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Weapons of Mass Destruction (WMD)

22 November 2005

United Nations Reform Process Lagging, U.S. Ambassador Says

Bolton warns that U.N. risks being sidelined in favor of other institutions

By Judy Aita
Washington File United Nations Correspondent

United Nations -- U.S. Ambassador John Bolton says that unless the General Assembly enacts a package of management and other changes by the end of the year, the United Nations risks being sidelined as a "global problem solver."

As the General Assembly approaches the end of its major three-month work session in December, it must pass a biennial budget that will reflect its priorities and work plan for the secretariat as well as assessment of annual dues for the organization's 191 member countries for 2006 and 2007.  Of concern to the United States is that the budget will be passed before final decisions are taken on a range of reforms called for in a 40-page document adopted by the U.N. 60th anniversary summit in September.

Changes mandated by the summit include management and administrative reforms, along with the creation of a Peacebuilding Commission and a new Human Rights Council to replace the Commission on Human Rights.

Speaking at U.N. headquarters November 22, Bolton said that with two months gone, the assembly is "not two-thirds of the way toward successful launching of those reform efforts" by the time delegates leave for holiday break December 20.

"We are not making adequate progress to abolish the existing Human Rights Commission and establish a reform body.  I'm quite concerned that we won't make it by the end of the year," he continued.

Bolton has suggested the assembly pass an interim budget by December 31 "as one possible mechanism to accommodate the desire to get the reforms fully implemented in the longer-term budget."  The biennial budget then could be adopted by the end of February 2006.

"It is important to keep the priority and emphasis on long-term reform," the ambassador said.  "This is a moment of crisis for the United Nations.  If we don't get serious reform, it's going to put us in a very difficult position."


Addressing the opening of the General Assembly in September Secretary of State Condoleezza Rice said that for the United Nations to become an "engine of change in the 21st Century, it must now change itself" and launch "a lasting revolution of reform."  (See related article.)

Bolton said that Rice's remarks were intended "to convey the strength of our feeling that substantial reform is needed."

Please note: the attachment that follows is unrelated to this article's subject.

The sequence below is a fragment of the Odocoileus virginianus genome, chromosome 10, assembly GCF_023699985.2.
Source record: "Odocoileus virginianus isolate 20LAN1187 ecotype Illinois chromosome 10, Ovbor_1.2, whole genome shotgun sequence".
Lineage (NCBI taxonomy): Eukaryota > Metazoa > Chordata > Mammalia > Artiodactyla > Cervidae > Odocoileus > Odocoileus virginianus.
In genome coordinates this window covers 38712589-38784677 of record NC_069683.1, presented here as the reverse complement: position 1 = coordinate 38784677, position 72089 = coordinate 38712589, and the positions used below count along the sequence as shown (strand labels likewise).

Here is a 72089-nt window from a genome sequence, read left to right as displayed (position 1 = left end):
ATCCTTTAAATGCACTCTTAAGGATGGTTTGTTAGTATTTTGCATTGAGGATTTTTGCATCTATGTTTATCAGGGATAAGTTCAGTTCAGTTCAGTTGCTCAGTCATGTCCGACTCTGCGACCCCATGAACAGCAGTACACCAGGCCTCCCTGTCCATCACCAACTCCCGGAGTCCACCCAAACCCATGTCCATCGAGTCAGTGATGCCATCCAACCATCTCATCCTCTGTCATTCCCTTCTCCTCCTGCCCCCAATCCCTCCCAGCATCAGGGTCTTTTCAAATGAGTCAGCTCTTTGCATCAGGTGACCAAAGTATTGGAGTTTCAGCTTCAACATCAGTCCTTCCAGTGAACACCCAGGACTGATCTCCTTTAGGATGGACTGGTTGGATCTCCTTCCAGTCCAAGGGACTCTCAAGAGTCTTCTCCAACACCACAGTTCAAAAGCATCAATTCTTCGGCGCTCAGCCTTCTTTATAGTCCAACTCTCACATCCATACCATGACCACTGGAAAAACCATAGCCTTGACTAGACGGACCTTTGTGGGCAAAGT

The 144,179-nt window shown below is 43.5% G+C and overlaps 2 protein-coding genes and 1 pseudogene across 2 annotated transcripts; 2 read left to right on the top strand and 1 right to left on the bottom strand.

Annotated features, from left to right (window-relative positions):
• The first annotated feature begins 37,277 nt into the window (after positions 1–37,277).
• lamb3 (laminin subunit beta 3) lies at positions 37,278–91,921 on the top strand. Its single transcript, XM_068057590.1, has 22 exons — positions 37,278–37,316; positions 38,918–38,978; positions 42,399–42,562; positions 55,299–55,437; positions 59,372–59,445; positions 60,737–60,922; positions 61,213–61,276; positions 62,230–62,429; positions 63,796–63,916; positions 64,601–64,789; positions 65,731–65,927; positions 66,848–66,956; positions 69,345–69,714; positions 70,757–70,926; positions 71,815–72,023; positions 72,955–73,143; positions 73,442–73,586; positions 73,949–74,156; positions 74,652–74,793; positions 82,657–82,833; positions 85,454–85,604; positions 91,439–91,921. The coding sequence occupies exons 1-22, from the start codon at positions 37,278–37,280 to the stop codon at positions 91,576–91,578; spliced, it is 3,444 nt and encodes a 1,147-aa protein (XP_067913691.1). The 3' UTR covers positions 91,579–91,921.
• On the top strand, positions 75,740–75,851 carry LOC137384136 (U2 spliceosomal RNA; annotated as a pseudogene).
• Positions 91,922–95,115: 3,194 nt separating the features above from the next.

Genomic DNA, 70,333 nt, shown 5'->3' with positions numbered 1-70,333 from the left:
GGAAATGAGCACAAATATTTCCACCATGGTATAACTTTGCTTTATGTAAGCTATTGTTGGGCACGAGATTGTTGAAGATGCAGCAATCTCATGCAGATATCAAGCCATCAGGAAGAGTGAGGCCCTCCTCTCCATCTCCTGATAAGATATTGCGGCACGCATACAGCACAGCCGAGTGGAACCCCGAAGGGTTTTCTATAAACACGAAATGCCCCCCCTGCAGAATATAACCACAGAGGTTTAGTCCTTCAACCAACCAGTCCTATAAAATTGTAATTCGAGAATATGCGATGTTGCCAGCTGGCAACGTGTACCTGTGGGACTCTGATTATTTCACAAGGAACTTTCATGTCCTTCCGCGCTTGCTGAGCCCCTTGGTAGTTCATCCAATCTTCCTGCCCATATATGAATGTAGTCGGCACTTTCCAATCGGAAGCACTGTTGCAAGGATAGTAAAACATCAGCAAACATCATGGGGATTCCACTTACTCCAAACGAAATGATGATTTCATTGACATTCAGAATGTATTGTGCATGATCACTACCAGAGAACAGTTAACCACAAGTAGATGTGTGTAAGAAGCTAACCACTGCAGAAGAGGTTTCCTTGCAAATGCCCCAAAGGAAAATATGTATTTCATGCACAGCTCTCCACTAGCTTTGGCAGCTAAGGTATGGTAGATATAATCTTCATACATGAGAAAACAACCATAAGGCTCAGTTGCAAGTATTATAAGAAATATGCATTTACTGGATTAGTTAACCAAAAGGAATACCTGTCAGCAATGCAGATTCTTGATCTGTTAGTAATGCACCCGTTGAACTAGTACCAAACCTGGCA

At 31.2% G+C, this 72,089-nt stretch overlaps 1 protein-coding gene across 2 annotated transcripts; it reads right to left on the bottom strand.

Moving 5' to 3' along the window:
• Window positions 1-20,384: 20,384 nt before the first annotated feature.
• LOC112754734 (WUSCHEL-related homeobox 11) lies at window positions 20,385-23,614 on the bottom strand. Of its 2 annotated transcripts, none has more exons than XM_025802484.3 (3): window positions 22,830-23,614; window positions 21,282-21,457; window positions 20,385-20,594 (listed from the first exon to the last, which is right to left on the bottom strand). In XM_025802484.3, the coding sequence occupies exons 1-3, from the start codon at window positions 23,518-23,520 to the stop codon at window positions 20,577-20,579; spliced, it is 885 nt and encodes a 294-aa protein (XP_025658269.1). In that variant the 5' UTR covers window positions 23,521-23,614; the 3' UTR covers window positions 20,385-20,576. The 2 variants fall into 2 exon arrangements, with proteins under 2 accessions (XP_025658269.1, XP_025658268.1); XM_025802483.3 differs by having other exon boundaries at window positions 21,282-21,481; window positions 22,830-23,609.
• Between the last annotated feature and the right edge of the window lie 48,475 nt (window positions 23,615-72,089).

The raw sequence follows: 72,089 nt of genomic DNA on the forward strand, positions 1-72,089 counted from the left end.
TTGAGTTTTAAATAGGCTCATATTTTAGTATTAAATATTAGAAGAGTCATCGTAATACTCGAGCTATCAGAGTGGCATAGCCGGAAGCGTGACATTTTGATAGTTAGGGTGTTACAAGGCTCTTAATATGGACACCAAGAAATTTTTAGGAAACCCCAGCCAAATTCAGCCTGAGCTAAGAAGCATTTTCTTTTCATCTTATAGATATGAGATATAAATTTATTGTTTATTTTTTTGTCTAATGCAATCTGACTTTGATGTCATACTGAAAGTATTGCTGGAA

"It is not a question of simply a new ethics office or new whistleblower protection or a stronger inspector general -- though those are important aspects.  A revolution of reform means you're going to have continuing work day-in-and- day-out over a long period of time.  Reform is not a one-night stand.  Reform is forever," Bolton said.

The assembly needs "to be creative about how to work the budget mechanisms," the ambassador said, to allow the General Assembly to take into account the mandate and program reviews now under way in the secretariat.

Those reviews will help member states decide which programs to continue and which to cut.


Americans see the United Nations "as a competitor in the marketplace for global problem-solving.  If it's successful at solving problems, they'll be inclined to use it.  If it's not successful at solving problems, they'll say:  Are there other mechanisms, other institutions, other frameworks ... other courses of action," Bolton said.

"That's why making the U.N. stronger and more effective is a reform priority for us because if it is a more agile, effective organization, [the United Nations] is more likely to be a more successful competitor as a global problem solver."

The release of a report by the Independent Inquiry Committee into the United Nations Oil-for-Food Program headed by Paul Volcker in September described a litany of problems within the United Nations that were exposed during the seven years the United Nations ran the $64 billion program. Volcker said that the organization lacked effective auditing and administrative controls, had weak planning processes, inadequate funding and too few professional staff, and that the 60th General Assembly must insist on key reforms.  (See related article.)

Bolton has said that the shortcomings of the Oil-for-Food Program should be viewed as "as a catalyst for change at the United Nations."

For more information on U.S. activities at the United Nations, see The United Nations at 60

(The Washington File is a product of the Bureau of International Information Programs, U.S. Department of State. Web site: http://usinfo.state.gov)

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